{[ promptMessage ]}

Bookmark it

{[ promptMessage ]}

NtDrugsCrimeMex - NtDrugsCrimeMex[Last edited Notes taken...

Info icon This preview shows pages 1–2. Sign up to view the full content.

View Full Document Right Arrow Icon
NtDrugsCrimeMex [Last edited 4-8-2010] Notes taken from NtTraffic&Rebollo to put with discussion of Monica Serrano’s chapter in Dominguez: US Drug War creates incentives for corruption of police Andreas conceives of bribes and payoffs as a cost of doing business , a form of tax that traffickers have to pay. In 1983, traffickers spent an estimated $1.5 to $3.2 million on bribery , but, by 1993, they were spending an estimated $450 million— far more than the budget of the Mexican Attorney General’s office. [And Bertram and Sharpe said that bribes hit an estimated $6 billion in 1997 .] Thus, increased drug enforcement capacity , while failing to deter the drug trade significantly, successfully increases the capacity to tax the trade in the form of corruption . … This selective enforcement is pragmatic: officials can perform their job —seizing drugs and arresting smugglers—while also collecting taxes from the drug trade . Those smugglers with the most resources and connections are the ones most able to afford the corruption tax, whereas the smaller smuggling entrepreneurs are treated as tax evaders.” That’s why the arrest numbers can be up, while smuggling is also up. Consider the following examples of the “tax” potential of drug enforcement . The profit potential “created enormous competition within law enforcement agencies for assignment to key posts along smuggling corridors . One attorney general under Salinas said that top drug enforcement posts were auctioned off to the highest bidders , and their value was determined by market forces.” [A similar dynamic was also reported for Peru.] Take the case of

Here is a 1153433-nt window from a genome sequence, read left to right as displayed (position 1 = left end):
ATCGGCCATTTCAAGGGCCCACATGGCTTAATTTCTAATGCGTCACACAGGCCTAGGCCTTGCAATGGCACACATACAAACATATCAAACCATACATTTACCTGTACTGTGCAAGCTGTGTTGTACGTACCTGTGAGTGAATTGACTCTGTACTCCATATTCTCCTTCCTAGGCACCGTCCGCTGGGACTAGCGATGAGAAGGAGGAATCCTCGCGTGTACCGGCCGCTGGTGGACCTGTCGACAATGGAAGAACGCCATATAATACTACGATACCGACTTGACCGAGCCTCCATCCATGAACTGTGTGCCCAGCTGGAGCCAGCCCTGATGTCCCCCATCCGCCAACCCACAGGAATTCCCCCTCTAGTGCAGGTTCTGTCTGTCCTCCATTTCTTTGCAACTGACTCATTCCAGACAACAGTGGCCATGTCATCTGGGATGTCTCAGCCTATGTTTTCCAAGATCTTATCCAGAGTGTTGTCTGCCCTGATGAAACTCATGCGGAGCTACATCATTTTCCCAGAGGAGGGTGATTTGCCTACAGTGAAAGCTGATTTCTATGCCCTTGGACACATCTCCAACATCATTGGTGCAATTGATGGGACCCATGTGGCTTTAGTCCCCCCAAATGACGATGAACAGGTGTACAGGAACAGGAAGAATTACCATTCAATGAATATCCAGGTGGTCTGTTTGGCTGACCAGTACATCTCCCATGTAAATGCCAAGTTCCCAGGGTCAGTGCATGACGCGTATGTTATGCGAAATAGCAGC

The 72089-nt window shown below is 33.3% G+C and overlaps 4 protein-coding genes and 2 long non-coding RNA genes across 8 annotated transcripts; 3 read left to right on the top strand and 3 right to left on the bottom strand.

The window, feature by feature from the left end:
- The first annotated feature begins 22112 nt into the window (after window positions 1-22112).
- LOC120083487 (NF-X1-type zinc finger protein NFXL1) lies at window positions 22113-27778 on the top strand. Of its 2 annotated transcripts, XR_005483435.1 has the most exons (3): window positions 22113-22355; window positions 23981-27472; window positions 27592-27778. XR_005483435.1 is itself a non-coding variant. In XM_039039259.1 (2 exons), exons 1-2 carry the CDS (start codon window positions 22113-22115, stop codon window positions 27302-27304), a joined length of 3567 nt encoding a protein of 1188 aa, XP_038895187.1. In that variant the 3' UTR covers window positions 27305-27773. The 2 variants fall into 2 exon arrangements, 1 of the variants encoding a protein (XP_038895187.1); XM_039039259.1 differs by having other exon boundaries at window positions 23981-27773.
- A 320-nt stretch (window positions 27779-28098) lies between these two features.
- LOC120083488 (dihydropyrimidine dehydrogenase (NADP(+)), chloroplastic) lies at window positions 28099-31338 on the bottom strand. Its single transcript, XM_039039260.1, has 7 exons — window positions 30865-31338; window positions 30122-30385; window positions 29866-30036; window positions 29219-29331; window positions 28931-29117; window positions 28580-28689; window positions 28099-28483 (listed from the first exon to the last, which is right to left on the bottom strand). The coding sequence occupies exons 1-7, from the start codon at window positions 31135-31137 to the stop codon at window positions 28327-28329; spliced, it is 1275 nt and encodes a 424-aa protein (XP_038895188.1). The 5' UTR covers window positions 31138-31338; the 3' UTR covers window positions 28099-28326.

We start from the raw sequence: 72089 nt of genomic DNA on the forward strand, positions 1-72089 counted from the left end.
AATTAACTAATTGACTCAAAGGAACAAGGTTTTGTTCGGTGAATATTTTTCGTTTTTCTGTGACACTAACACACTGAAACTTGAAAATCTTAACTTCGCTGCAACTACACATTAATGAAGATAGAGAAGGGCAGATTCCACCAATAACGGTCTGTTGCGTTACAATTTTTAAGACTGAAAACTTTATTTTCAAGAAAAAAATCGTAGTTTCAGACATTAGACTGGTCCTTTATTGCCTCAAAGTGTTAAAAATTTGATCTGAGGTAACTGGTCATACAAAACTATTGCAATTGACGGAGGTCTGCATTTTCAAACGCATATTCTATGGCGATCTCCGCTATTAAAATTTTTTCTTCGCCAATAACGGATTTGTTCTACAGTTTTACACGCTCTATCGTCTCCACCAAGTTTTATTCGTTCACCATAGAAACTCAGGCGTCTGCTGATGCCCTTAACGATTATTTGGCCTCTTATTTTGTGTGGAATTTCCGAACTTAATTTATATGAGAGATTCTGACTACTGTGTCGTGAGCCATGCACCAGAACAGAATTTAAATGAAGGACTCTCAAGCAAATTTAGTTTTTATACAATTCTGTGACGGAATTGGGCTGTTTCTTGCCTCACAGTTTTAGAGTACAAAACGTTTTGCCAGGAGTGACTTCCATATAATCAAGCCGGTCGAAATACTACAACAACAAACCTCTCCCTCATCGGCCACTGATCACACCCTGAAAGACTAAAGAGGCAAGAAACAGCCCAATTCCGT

Image of page 1

Info icon This preview has intentionally blurred sections. Sign up to view the full version.

View Full Document Right Arrow Icon
Image of page 2
This is the end of the preview. Sign up to access the rest of the document.

{[ snackBarMessage ]}

What students are saying

  • Left Quote Icon

    As a current student on this bumpy collegiate pathway, I stumbled upon Course Hero, where I can find study resources for nearly all my courses, get online help from tutors 24/7, and even share my old projects, papers, and lecture notes with other students.

    Student Picture

    Kiran Temple University Fox School of Business ‘17, Course Hero Intern

  • Left Quote Icon

    I cannot even describe how much Course Hero helped me this summer. It’s truly become something I can always rely on and help me. In the end, I was not only able to survive summer classes, but I was able to thrive thanks to Course Hero.

    Student Picture

    Dana University of Pennsylvania ‘17, Course Hero Intern

  • Left Quote Icon

    The ability to access any university’s resources through Course Hero proved invaluable in my case. I was behind on Tulane coursework and actually used UCLA’s materials to help me move forward and get everything together on time.

    Student Picture

    Jill Tulane University ‘16, Course Hero Intern